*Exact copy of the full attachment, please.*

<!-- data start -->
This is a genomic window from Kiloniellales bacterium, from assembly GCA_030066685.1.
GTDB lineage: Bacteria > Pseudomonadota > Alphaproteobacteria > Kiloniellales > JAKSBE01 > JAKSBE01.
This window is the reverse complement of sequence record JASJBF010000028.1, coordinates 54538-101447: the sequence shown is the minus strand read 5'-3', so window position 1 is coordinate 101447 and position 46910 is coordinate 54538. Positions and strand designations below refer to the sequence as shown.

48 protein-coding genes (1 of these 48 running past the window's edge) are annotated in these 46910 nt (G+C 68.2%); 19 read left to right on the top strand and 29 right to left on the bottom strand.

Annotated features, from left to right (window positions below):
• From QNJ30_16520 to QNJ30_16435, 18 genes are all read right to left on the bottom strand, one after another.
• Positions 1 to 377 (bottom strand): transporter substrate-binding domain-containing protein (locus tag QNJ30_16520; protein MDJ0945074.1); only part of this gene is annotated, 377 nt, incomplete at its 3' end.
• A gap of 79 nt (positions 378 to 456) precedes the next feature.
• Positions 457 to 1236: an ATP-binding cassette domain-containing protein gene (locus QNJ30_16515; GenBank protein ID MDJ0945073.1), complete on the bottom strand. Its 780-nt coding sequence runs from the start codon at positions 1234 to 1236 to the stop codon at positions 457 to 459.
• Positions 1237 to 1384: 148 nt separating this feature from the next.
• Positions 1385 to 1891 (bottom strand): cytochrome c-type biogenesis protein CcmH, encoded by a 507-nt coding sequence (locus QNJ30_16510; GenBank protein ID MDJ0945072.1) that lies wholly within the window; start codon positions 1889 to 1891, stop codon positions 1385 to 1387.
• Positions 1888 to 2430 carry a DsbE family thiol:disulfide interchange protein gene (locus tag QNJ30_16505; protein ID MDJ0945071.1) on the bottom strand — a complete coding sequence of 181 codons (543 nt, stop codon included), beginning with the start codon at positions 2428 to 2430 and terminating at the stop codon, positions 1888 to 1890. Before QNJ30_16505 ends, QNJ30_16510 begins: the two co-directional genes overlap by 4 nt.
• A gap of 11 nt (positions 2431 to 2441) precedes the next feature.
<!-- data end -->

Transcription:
This is a genomic window from Kiloniellales bacterium, from assembly GCA_030066685.1.
GTDB lineage: Bacteria > Pseudomonadota > Alphaproteobacteria > Kiloniellales > JAKSBE01 > JAKSBE01.
This window is the reverse complement of sequence record JASJBF010000028.1, coordinates 54538-101447: the sequence shown is the minus strand read 5'-3', so window position 1 is coordinate 101447 and position 46910 is coordinate 54538. Positions and strand designations below refer to the sequence as shown.

48 protein-coding genes (1 of these 48 running past the window's edge) are annotated in these 46910 nt (G+C 68.2%); 19 read left to right on the top strand and 29 right to left on the bottom strand.

Annotated features, from left to right (window positions below):
• From QNJ30_16520 to QNJ30_16435, 18 genes are all read right to left on the bottom strand, one after another.
• Positions 1 to 377 (bottom strand): transporter substrate-binding domain-containing protein (locus tag QNJ30_16520; protein MDJ0945074.1); only part of this gene is annotated, 377 nt, incomplete at its 3' end.
• A gap of 79 nt (positions 378 to 456) precedes the next feature.
• Positions 457 to 1236: an ATP-binding cassette domain-containing protein gene (locus QNJ30_16515; GenBank protein ID MDJ0945073.1), complete on the bottom strand. Its 780-nt coding sequence runs from the start codon at positions 1234 to 1236 to the stop codon at positions 457 to 459.
• Positions 1237 to 1384: 148 nt separating this feature from the next.
• Positions 1385 to 1891 (bottom strand): cytochrome c-type biogenesis protein CcmH, encoded by a 507-nt coding sequence (locus QNJ30_16510; GenBank protein ID MDJ0945072.1) that lies wholly within the window; start codon positions 1889 to 1891, stop codon positions 1385 to 1387.
• Positions 1888 to 2430 carry a DsbE family thiol:disulfide interchange protein gene (locus tag QNJ30_16505; protein ID MDJ0945071.1) on the bottom strand — a complete coding sequence of 181 codons (543 nt, stop codon included), beginning with the start codon at positions 2428 to 2430 and terminating at the stop codon, positions 1888 to 1890. Before QNJ30_16505 ends, QNJ30_16510 begins: the two co-directional genes overlap by 4 nt.
• A gap of 11 nt (positions 2431 to 2441) precedes the next feature.